A poster session will be associated with this Special Session that will feature contributed science posters from across the ALMA community. We encourage you to showcase your ALMA results in this session when submitting a contributed poster abstract to the AAS.

Theoretical Advances Guided by Radio-Millimeter-Submillimeter Arrays
Wednesday, 9 January 2019, 14:00-15:30 Pacific Time

This Special Session will highlight recent theoretical breakthroughs enabled by the VLA and ALMA, summarize planned VLA and ALMA improvements, discuss theoretical leaps that are likely to follow, and underscore the relevance of the VLA and ALMA to the science themes motivating future facilities, such as the next generation Very Large Array (ngVLA).

We encourage you to consider contributing to the associated AAS meeting poster session. We especially seek posters that will foster a robust dialog between theorists and observers. We are particularly keen to feature posters from ngVLA enthusiasts, showcasing their vision of research unfolding in an era guided by ngVLA data.

VLA Sky Survey Special Session
Thursday, 10 January 2019, 10:00-11:30 Pacific Time

The Very Large Array Sky Survey (VLASS) is the first synoptic all-sky radio survey. Observations began in Fall 2017 and will continue until 2024. VLASS will be observed in three epochs, across a wide bandwidth (2-4 GHz), with calibration in the I,Q and U Stokes parameters, and with high angular resolution (2.5 arcsec) over the whole sky north of declination -40 deg. Observations of the first epoch are complete over half the sky, and science-ready data products are being produced by NRAO. In this Special Session, invited speakers from the community will discuss the possibilities for novel scientific studies using the VLASS data such as time domain and wide-band polarimetric studies. They will also discuss a commensal low frequency survey and the application of machine learning techniques to VLASS data. Speakers will also describe the available data products and the tools available to obtain and use them. 

We will accept contributed talks and posters from a range of backgrounds to ensure a diverse and inclusive representation of our users.

2019 Jansky Fellowship Program

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The Jansky Fellowship Program supports outstanding postdoctoral scientists whose research is broadly related to the mission and scientific goals of the National Radio Astronomy Observatory (NRAO), which operates two world-class research facilities: the Atacama Large Millimeter/submillimeter Array and the Very Large Array.

As a Jansky Fellow, you will have a unique opportunity to contribute to and learn from the development and delivery of the largest and most capable radio telescopes in the world. Research that employs NRAO telescopes in multi-wavelength collaborations is encouraged. Candidates with interests in radio astronomy techniques, instrumentation, computation, and theory are encouraged to apply. Applicants should describe how their research or technical interests couple with NRAO telescopes or science.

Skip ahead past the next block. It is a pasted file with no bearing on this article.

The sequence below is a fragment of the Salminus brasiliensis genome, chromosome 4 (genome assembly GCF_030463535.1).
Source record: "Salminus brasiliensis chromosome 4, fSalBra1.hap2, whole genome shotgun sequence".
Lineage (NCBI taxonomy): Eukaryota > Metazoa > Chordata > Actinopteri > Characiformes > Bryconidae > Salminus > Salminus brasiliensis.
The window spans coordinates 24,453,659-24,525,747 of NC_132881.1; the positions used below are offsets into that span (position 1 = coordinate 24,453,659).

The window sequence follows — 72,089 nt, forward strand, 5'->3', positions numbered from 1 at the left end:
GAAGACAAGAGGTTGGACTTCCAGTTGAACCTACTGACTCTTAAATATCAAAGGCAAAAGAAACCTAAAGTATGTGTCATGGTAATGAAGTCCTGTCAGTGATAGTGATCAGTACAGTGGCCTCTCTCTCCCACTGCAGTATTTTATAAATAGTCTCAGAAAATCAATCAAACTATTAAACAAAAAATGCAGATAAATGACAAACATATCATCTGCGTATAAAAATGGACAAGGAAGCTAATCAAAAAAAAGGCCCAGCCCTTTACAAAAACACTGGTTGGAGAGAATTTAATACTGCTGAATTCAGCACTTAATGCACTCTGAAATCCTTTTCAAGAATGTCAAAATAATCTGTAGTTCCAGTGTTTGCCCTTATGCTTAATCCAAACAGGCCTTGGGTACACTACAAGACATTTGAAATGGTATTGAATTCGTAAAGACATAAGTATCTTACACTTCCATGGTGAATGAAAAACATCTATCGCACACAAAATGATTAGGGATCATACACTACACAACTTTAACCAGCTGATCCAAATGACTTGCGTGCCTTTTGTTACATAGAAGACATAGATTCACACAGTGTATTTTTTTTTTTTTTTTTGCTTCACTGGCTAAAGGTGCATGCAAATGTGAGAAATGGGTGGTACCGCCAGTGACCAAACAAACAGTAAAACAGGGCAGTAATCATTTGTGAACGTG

Appointments may be made at either of the NRAO sites: Socorro, NM, or Charlottesville, VA. In compelling cases, a ‘split appointment’ Jansky Fellowship split between a university and an NRAO site, or a ‘non-resident’ Jansky Fellowship hosted at a university within the United States may be offered. Non-resident Jansky Fellows are encouraged to develop a research program that fosters close ties with the NRAO, and should present a compelling case why residence at their proposed host university will accomplish this. They are also strongly encouraged to make frequent and/or long term visits to NRAO sites during their Fellowship.

All Jansky Fellows are expected to spend at least 75% of their time on self-directed research. Jansky Fellows are also encouraged to spend 10-25% of their Fellowship on activities related to the development and delivery of radio astronomy techniques, capabilities, or outreach activities, using those opportunities to develop their own broad skill set.

The NRAO Jansky Fellowship Program provides numerous opportunities for early career scientists to acquire a deep knowledge and understanding of the state-of-the-art in radio astronomy and to establish themselves as innovative, independent research scientists. Jansky Fellows are encouraged to develop research collaborations with NRAO scientific staff, scientists at U.S. universities, and their colleagues in the international astronomical community. An annual, multi-day NRAO Postdoctoral Symposium fosters collaboration between Jansky Fellows and the Observatory’s scientific staff.

The starting salary for the 2019 Jansky Fellowship program will be $67,500 per year for an initial two-year appointment with possible renewal for a third year. A research budget of up to $17,000 per year is provided for travel and computing support. Fellows are also eligible for page charge support, vacation accrual, health insurance, and a relocation allowance. Up to $3,000 per year is provided to non-NRAO institutions hosting a Jansky Fellow to defray local institutional expenses.